The Davis Police Department recently unveiled its newly acquired military surplus vehicle, the MRAP, which it planned to use during certain SWAT team situations. City leaders want to send it back. Sue Cockrell/Enterprise photo

Local News

Scrap the MRAP, council says, but wants a talk with cops

By From page A1 | August 27, 2014

The Davis City Council voted 3-1-1 Tuesday night to essentially find a way to get rid of a Mine-Resistant Ambush-Protected vehicle donated to the Police Department by the military.

Councilman Brett Lee voted against the idea and Councilwoman Rochelle Swanson abstained.

Pictures of the heavily armored vehicle incensed a large part of the community, and drew calls that it was a “tank.” Swanson said she got messages from people who were concerned that the tank treads would ruin local roads, but in reality the vehicle is borne on bullet-resistant tires instead.

Indeed, the public comment period drew a long line, with more than 20 speakers opposed to the MRAP, the acronym for the vehicle, and only two people in support.

Mayor Pro Tem Robb Davis laid out the successful three-part motion to have staff come back within 60 days to provide options for the council get rid of the vehicle, establish city manager and City Council oversight of major military surplus acquisitions and look at alternatives to using armored vehicles in situations where officers and civilians come under fire.

Lee added a friendly amendment to have the council meet with police leaders during the next 60 days to determine the need for an armored vehicle of some sort.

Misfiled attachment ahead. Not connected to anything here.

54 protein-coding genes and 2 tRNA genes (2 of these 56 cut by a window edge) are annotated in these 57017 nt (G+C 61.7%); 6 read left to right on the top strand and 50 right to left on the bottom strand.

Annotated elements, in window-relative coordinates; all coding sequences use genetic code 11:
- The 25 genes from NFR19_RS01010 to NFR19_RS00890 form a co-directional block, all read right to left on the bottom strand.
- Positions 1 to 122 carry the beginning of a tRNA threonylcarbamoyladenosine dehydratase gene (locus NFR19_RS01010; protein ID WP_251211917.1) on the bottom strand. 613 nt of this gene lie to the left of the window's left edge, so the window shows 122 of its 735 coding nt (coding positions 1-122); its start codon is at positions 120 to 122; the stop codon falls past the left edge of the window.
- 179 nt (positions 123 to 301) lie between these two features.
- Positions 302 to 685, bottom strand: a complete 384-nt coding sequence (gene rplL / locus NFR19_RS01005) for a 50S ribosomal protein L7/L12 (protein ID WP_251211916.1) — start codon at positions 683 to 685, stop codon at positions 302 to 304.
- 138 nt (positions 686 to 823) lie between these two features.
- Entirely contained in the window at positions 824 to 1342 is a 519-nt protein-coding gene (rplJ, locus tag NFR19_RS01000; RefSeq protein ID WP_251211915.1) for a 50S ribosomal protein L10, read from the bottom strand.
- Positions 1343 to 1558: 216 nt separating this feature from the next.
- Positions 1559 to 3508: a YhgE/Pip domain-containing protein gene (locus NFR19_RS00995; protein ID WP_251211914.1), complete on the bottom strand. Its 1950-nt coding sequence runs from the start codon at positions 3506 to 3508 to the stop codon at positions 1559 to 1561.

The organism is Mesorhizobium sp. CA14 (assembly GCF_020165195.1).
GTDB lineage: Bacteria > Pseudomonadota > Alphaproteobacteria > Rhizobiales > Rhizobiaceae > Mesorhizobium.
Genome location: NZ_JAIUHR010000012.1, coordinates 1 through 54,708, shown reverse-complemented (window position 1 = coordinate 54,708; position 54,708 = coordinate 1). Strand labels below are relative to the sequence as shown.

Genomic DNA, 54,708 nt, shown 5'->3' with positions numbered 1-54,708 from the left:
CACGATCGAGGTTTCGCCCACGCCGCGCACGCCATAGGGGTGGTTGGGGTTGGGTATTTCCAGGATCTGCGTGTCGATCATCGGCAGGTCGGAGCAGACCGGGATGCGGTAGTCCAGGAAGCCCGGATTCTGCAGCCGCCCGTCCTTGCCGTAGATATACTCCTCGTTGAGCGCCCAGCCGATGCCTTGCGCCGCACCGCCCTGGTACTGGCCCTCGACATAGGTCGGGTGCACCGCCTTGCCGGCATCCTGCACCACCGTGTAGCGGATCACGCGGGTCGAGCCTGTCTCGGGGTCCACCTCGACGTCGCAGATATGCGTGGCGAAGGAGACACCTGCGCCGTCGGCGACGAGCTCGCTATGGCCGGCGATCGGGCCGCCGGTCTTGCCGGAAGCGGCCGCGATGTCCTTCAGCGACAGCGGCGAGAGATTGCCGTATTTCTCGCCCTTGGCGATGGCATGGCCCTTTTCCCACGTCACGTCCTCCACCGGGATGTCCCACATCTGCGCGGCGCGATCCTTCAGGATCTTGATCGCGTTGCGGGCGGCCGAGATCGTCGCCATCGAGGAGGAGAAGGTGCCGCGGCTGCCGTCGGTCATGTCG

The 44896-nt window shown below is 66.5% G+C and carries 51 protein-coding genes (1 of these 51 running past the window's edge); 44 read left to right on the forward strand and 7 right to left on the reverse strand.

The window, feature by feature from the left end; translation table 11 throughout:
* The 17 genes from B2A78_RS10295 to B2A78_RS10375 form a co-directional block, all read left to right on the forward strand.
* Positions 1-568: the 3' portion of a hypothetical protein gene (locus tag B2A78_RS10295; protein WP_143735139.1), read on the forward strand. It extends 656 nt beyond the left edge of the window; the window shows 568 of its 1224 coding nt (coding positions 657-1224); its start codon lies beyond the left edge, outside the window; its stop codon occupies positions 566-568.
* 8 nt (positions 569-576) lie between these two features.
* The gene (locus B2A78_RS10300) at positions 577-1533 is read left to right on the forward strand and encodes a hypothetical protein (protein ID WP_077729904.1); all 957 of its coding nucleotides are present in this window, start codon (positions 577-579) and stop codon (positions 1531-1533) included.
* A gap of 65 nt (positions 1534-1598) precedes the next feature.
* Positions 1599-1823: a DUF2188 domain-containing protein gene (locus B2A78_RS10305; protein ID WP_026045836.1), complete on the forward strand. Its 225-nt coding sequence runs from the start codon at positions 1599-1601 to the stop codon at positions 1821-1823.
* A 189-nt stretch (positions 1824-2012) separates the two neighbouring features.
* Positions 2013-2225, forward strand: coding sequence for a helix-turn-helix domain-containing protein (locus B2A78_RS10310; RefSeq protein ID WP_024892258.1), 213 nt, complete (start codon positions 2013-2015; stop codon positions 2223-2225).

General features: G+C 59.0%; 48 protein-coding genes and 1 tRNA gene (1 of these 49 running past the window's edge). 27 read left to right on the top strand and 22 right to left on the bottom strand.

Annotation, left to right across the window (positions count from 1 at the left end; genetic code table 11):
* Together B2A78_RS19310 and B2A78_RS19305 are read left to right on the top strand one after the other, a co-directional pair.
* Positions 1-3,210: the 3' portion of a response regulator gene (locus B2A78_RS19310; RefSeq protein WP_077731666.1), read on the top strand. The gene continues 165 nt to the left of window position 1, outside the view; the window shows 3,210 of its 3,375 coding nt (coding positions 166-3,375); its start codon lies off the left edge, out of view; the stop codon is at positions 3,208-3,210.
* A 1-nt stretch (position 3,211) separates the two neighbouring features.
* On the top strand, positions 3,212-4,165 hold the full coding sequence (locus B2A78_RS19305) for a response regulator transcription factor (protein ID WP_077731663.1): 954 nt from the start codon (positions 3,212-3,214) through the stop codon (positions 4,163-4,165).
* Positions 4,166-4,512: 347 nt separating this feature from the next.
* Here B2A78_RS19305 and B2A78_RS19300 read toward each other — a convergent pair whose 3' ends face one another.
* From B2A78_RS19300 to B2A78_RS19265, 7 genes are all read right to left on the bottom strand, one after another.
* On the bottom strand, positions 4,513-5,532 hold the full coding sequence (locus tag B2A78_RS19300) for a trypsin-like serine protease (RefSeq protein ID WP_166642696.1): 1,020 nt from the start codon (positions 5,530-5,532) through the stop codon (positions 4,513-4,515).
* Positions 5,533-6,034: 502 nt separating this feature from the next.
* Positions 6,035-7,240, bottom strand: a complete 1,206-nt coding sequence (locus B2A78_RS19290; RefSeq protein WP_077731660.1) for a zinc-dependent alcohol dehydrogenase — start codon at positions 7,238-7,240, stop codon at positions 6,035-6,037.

While Lee voted Tuesday against rejecting the MRAP, he did not explicitly say he supported it. Instead, he wanted the council to step back and study the issue in more detail, or at least have city leaders see the vehicle in action.

While he agreed with members of the public who said at the very least the City Council should have been consulted about the Police Department’s May 2012 request for the vehicle, Lee said sending the vehicle back without further study of the need for it would be a mistake.

“Two wrongs don’t make a right,” he said.

But Lee failed to convince a majority of the council.

City Councilman Lucas Frerichs reprimanded Police Chief Landy Black, saying his process in obtaining the vehicle — requesting it six months after a group of students were pepper-sprayed at UC Davis — exemplified a lack of communication between police and city leaders.

“The fact that you unilaterally decided to acquire this armored vehicle without informing city leaders, including the City Council and city manager, is unacceptable, and that is the fundamental issue for me,” Frerichs said. “And this armored vehicle has no place here in Davis.”

Agreeing with Frerichs, Davis said the MRAP is not only overkill for the Police Department’s needs, he said it symbolized a militarization of the police force that offended the community.

“This symbolizes the most destructive force in the world, the U.S. military,” Davis said, adding that it would create a brittle mistrust between the public and the police. “… We’re war-weary.”

With Wolk already quoted as saying publicly that he opposed the MRAP, the fate of the vehicle was sealed when the motion came to a vote.

This largely satisfied a Community Chambers packed with people vehemently opposed to the MRAP. One of those was Davis resident Alan Miller, who wore a shirt that read “tank the tank.”

With TV news cameras filming, Miller said even though he trusted the current city and police leadership to use the MRAP responsibly, there is no guarantee that future leaders will do so.

“What if (UC Davis Chancellor) Linda Katehi was mayor instead of Dan Wolk?” he asked, his voice rising. “… I do not suggest that you take this vehicle out of Davis, I demand it. I demand it!”

There was loud applause from the audience.

— Reach Dave Ryan at [email protected] or 530-747-8057. Follow him on Twitter at @davewritesnews


Dave Ryan

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